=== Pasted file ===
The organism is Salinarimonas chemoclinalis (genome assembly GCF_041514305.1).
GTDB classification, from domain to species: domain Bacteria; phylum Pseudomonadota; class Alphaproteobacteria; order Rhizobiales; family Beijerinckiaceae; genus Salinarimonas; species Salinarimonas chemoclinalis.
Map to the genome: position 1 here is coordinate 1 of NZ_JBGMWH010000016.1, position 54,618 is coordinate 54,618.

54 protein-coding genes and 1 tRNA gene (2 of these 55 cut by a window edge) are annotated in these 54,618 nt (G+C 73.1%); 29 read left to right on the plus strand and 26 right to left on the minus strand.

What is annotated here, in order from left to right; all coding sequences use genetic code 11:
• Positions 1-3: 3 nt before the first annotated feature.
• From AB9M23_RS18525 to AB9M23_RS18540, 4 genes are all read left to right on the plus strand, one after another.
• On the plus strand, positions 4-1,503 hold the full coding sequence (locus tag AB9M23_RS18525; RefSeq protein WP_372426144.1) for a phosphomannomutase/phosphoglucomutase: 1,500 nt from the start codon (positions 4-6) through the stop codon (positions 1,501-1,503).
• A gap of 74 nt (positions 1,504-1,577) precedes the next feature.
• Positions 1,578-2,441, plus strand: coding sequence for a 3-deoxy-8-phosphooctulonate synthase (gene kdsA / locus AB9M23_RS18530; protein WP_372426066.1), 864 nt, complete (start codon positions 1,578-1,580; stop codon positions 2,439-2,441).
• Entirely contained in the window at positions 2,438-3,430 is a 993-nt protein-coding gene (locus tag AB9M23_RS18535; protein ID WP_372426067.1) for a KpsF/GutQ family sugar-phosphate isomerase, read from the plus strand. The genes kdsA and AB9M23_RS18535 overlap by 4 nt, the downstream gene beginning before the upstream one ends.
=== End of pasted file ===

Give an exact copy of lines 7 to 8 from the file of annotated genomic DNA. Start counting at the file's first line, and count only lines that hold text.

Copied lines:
• From AB9M23_RS18525 to AB9M23_RS18540, 4 genes are all read left to right on the plus strand, one after another.
• On the plus strand, positions 4-1,503 hold the full coding sequence (locus tag AB9M23_RS18525; RefSeq protein WP_372426144.1) for a phosphomannomutase/phosphoglucomutase: 1,500 nt from the start codon (positions 4-6) through the stop codon (positions 1,501-1,503).